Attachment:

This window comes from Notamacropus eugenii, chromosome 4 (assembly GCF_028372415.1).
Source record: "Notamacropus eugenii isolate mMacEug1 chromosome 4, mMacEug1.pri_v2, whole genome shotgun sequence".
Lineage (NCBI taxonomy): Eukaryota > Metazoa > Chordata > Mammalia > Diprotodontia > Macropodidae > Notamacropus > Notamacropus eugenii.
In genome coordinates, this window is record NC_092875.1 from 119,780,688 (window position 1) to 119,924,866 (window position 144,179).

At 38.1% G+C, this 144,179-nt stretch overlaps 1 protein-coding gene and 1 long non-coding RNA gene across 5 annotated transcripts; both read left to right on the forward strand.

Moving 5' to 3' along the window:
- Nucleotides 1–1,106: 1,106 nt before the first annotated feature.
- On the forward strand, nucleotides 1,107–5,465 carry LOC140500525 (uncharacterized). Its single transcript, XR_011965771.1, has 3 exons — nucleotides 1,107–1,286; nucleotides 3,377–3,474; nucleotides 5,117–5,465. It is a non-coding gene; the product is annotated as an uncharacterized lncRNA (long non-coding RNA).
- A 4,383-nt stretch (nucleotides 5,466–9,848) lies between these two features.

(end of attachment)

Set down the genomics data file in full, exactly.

This window comes from Notamacropus eugenii, chromosome 4 (assembly GCF_028372415.1).
Source record: "Notamacropus eugenii isolate mMacEug1 chromosome 4, mMacEug1.pri_v2, whole genome shotgun sequence".
Lineage (NCBI taxonomy): Eukaryota > Metazoa > Chordata > Mammalia > Diprotodontia > Macropodidae > Notamacropus > Notamacropus eugenii.
In genome coordinates, this window is record NC_092875.1 from 119,780,688 (window position 1) to 119,924,866 (window position 144,179).

At 38.1% G+C, this 144,179-nt stretch overlaps 1 protein-coding gene and 1 long non-coding RNA gene across 5 annotated transcripts; both read left to right on the forward strand.

Moving 5' to 3' along the window:
- Nucleotides 1–1,106: 1,106 nt before the first annotated feature.
- On the forward strand, nucleotides 1,107–5,465 carry LOC140500525 (uncharacterized). Its single transcript, XR_011965771.1, has 3 exons — nucleotides 1,107–1,286; nucleotides 3,377–3,474; nucleotides 5,117–5,465. It is a non-coding gene; the product is annotated as an uncharacterized lncRNA (long non-coding RNA).
- A 4,383-nt stretch (nucleotides 5,466–9,848) lies between these two features.